Coarse woody debris facilitates oak recruitment in Bialowieza Primeval Forest, Poland

Christian Smit*, Dries P. J. Kuijper, David Prentice, Martin J. Wassen, Joris P. G. M. Cromsigt

*Corresponding author for this work

Research output: Contribution to journalArticleAcademicpeer-review

32 Citations (Scopus)

Abstract

While oaks contribute to the ecology and economy of temperate lowland forests, recruitment into larger size classes is generally scarce. Ungulate herbivory is a limiting factor for tree recruitment, thus natural structures protecting against ungulates may be important for recruitment success. We studied oak recruitment in relation to coarse woody debris (CWD) in the Bialowieza National Park, Poland, one of the last remaining reference sites for undisturbed temperate lowland forests in Europe that contains the full natural assemblage of large ungulate species and their predators. We compared two contrasting management types: one that excludes all forestry activities (the strict reserve) and one where sanitary cutting and removal of bark-beetle infested Picea abies occurs to prevent further spread.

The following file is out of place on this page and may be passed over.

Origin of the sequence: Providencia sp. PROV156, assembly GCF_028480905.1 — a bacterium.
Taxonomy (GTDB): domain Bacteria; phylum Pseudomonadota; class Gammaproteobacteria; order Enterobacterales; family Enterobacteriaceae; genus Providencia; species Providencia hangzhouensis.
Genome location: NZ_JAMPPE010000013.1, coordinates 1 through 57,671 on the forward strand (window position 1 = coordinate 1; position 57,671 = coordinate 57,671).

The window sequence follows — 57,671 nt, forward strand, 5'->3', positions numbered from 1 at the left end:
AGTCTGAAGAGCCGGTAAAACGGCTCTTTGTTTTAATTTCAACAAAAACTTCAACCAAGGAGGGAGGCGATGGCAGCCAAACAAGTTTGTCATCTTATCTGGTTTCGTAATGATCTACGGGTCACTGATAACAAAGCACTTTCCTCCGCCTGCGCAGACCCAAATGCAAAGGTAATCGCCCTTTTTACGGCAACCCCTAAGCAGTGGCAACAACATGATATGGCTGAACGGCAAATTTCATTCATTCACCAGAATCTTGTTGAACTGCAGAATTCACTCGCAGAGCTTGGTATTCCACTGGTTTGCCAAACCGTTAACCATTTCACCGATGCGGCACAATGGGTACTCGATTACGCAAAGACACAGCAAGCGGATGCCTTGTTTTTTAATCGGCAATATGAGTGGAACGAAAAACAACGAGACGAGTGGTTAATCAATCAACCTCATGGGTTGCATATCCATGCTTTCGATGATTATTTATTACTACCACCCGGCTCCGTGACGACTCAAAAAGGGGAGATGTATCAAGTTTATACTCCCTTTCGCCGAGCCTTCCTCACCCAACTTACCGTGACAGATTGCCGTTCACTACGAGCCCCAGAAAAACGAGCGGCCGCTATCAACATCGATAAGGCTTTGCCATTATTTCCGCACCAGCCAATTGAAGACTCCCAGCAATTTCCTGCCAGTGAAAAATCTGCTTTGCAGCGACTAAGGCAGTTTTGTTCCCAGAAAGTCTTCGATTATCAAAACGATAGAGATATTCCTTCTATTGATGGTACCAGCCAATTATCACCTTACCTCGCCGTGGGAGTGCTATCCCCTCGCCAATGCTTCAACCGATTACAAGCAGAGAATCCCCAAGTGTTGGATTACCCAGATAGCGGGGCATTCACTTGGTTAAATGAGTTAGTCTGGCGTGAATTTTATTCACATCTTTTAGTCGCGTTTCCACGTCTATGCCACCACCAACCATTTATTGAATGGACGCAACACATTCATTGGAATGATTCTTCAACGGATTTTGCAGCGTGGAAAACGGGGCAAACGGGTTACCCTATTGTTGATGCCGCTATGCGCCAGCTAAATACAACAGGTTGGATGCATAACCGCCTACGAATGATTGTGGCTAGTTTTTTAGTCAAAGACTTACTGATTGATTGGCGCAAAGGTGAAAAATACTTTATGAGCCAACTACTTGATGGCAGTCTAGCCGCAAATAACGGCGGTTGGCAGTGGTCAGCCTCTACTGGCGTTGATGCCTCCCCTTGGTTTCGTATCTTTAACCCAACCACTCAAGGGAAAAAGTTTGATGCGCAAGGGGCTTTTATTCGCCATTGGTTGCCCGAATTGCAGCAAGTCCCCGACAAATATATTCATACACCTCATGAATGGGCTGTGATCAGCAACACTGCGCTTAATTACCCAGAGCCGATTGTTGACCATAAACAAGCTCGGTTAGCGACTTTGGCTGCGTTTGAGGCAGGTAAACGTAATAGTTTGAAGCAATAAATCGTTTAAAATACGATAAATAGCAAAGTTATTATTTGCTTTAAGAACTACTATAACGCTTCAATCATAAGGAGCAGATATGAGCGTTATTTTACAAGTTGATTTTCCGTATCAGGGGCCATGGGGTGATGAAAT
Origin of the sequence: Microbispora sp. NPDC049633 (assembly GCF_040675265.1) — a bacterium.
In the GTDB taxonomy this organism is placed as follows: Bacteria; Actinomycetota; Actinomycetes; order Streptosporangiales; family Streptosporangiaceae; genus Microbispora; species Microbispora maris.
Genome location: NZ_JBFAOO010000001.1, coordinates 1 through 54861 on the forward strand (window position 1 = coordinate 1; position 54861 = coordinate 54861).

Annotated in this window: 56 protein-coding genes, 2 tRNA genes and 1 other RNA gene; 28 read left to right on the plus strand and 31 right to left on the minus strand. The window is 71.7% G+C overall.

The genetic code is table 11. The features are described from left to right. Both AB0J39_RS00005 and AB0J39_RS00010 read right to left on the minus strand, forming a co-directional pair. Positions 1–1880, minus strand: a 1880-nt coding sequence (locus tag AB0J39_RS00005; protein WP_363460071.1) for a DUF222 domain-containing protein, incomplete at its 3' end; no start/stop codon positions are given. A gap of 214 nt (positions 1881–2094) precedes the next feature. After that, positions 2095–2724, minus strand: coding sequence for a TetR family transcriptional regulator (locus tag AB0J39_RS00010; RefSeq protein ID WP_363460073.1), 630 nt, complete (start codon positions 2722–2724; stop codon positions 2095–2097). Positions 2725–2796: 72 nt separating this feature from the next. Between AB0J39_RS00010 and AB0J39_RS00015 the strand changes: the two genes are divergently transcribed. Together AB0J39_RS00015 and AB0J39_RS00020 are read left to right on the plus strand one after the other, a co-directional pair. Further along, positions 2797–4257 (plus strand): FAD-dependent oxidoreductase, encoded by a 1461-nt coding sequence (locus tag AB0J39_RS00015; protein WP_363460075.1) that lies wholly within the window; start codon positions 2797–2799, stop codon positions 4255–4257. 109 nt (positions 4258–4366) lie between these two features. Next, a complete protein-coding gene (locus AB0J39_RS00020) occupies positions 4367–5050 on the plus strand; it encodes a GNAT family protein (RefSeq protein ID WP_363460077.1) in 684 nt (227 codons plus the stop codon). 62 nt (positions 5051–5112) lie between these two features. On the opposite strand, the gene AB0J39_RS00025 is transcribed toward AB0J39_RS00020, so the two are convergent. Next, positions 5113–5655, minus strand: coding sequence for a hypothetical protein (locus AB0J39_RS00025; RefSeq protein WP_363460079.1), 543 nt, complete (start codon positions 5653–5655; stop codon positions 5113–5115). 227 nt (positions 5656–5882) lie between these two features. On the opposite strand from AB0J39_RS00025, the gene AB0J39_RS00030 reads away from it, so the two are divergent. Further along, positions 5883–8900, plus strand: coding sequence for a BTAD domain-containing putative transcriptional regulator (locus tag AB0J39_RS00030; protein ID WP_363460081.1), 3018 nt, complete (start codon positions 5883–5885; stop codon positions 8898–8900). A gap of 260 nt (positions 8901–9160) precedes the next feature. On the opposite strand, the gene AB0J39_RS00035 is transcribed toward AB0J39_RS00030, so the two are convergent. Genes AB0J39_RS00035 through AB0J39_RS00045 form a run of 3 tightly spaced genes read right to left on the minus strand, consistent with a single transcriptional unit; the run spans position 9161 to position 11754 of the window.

We sampled 4 m wide transects (19 ha in total, of which 15.8 ha in the strict reserve) and recorded sapling height and sapling browsing, distance from, height of and CWD encirclement, distance to and diameter of mature oaks, tree composition, distance to and diameter of nearest trees, canopy openness and cover of herbs, mosses, bare soil and litter in an equal number of plots with and without saplings. We found 161 oak saplings (8.5/ha). CWD was predominantly formed by P. abies. Sapling plots contained more often CWD than plots without saplings. Also, the distance to CWD was smaller and the CWD encirclement was higher in sapling plots, while canopy cover did not differ. Sapling height increased and sapling browsing decreased with increasing presence of CWD. Both CWD and recruitment beyond 50 cm were reduced in the managed zone.

Our study shows that CWD plays an essential role for the recruitment of oaks in old-growth temperate forest systems, predominantly via protection against ungulate browsing. Sanitary cutting of infested trees, a common management practice in temperate forests, prevents the natural accumulation of CWD and so can be counter-productive for the recruitment of appreciated species. (C) 2012 Elsevier B.V. All rights reserved,

Original languageEnglish
Pages (from-to)133-141
Number of pages9
JournalForest ecology and management
Volume284
DOIs
Publication statusPublished - 15-Nov-2012

Keywords

  • Tree regeneration
  • Temperate forest
  • Herbivory
  • Ungulate browsing
  • Facilitation
  • Red deer
  • DEER CERVUS-ELAPHUS
  • RED DEER
  • PREDATION RISK
  • DEAD WOOD
  • WOLF REINTRODUCTION
  • LIGHT AVAILABILITY
  • TREE REGENERATION
  • PLANT-COMMUNITIES
  • UNGULATE DENSITY
  • NATIONAL-PARK

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